The forum left us all exhausted, but feeling enthused, and we had a couple of days off before the Conference started. An 'interevent' took us to beaches and old towns, and even included a surprise paint party!

It was so nice to relax and cool down at the beach after so much heat, and we spent a lot of time blobbing in the shade and napping.

The conference was held in Baku in one of the most fascinating buildings I've had the pleasure of working in, the Baku Congress Center.


Seen here behind one of the many old beat up cars that trundle their way around Azerbaijan.
 It was surrounded by tall stone buildings, which were somewhere between looking Parisian and functionally Soviet...

My team were pretty bad ass in their uniforms.
 As per usual, everything ran over time, and there were many unexpected challenges for us to tackle. The main one that I worked on being the e-voting system failing on the first voting day so we had to manually count all the votes.

There was almost no time to explore during the conference, but as we decided to have breakfast in town each day we did get to see parts of the more beautiful side of Baku -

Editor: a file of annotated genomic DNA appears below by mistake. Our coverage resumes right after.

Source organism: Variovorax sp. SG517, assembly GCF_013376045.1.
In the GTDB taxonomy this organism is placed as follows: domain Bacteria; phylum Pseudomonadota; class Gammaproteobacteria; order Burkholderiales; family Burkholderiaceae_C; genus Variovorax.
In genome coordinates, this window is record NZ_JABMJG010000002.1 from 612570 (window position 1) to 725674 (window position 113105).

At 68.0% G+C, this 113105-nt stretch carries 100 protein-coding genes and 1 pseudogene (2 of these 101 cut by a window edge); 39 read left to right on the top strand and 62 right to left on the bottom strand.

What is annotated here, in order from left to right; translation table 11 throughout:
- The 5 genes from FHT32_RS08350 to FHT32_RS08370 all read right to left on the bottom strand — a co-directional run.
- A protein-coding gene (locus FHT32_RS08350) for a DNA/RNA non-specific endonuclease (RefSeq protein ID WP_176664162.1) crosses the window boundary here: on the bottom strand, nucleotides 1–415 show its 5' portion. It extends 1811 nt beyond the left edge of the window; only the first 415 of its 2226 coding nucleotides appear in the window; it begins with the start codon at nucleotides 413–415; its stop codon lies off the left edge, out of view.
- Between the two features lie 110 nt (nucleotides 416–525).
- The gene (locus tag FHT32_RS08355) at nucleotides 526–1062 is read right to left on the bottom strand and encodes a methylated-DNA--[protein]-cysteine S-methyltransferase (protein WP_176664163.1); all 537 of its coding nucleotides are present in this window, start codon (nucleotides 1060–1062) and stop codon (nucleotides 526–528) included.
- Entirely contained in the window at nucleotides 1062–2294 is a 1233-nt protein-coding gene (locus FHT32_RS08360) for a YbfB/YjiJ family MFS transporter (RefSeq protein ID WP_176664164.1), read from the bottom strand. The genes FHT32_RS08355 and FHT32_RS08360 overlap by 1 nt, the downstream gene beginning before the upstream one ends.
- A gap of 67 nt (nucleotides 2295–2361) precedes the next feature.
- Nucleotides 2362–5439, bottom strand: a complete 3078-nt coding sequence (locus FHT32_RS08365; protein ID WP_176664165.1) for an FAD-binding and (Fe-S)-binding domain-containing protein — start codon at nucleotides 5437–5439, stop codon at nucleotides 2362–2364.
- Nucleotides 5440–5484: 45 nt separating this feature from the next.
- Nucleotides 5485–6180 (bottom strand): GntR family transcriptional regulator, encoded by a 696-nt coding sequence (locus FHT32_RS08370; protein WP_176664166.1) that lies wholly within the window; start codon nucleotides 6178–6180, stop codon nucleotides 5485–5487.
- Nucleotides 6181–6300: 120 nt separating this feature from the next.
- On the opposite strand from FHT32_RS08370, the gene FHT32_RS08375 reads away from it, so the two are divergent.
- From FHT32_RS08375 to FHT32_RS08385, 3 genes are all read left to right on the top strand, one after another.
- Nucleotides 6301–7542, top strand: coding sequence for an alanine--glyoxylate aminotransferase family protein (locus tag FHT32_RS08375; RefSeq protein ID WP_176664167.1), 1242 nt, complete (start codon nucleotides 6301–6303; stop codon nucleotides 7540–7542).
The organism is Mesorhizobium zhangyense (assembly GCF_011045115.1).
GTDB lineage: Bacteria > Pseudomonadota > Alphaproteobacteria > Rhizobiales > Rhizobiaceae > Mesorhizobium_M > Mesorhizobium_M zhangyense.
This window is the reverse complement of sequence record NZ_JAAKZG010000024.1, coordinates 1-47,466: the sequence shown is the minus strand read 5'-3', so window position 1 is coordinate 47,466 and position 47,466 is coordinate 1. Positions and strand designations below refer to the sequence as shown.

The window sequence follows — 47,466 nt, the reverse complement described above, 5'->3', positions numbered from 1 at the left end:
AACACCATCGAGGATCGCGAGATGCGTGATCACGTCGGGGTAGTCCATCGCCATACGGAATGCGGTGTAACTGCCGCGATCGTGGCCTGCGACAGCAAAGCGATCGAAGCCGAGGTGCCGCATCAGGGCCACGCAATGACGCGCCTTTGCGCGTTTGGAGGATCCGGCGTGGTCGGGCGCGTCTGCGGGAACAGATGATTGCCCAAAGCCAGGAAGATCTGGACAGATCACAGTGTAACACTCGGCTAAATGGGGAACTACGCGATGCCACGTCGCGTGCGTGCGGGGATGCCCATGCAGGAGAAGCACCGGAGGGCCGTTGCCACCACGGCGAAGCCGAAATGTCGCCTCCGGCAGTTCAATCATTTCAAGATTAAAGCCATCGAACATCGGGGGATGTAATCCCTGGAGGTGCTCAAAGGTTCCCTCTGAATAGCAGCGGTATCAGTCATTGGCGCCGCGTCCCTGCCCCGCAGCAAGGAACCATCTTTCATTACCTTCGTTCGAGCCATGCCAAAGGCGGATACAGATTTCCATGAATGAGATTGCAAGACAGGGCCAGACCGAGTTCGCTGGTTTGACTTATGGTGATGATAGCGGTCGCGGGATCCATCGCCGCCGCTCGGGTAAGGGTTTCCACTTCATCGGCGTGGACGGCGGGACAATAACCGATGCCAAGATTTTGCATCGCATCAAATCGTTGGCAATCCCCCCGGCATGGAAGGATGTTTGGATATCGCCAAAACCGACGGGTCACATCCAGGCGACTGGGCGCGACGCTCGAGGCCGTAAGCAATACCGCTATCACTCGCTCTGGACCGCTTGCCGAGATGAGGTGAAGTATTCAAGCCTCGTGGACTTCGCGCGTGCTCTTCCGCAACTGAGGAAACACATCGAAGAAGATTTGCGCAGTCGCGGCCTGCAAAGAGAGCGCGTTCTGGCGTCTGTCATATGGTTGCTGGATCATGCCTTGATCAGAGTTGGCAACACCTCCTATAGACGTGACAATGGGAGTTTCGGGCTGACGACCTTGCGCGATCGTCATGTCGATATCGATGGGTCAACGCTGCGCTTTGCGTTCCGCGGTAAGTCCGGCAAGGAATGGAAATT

And we formed some wonderful relationships with people from all around the world in our spare time (ok, usually lunch time while shoveling food into our mouths).

In the evenings a few activities were planned, including a cultural night, where countries presented foods and drinks and games from their homes. South Korea even brought in Ban Ki-moon (ex secretary general of the United Nations)! He is a Scout, so it makes sense.

And I made friends with some of the ferocious wildlife that roams the city. Honestly, Azerbaijan is just full of cats!

I even got to fulfill my lifelong goal of jumping in a taxi and telling the driver 'just follow that car!' when we went off to dinner one night.

Which was in a pretty gorgeous location!

The conference finished as abruptly as it started and I was left still buzzing with a renewed sense of awe over the wonderful, impactful movement I have the privilege of being part of.

I caught up with old friends, and made many new ones who I can't wait to visit one day.

After the conference my friend Ross and I had one last day free to actually explore Baku. It's a fascinating city with a long history and if you are ever in the area the old town is well worth a visit.

Try some of the local sweets, like baklava and the nut candies, but remember to take your water bottle because it's stinking hot all the time.

Look at that sweaty, red face! So. Hot.

Azerbaijan is definitely not a country I would have visited had I not been attending the conference, but I'm glad I did. It has some fascinating history, incredibly friendly people, and gorgeous architecture.

Well, that's all for now! Stay tuned for a new blog soon on my 48 hours in Istanbul!

See you somewhere!
xo Cait

Labels: , , , , , , , , , , , , , , ,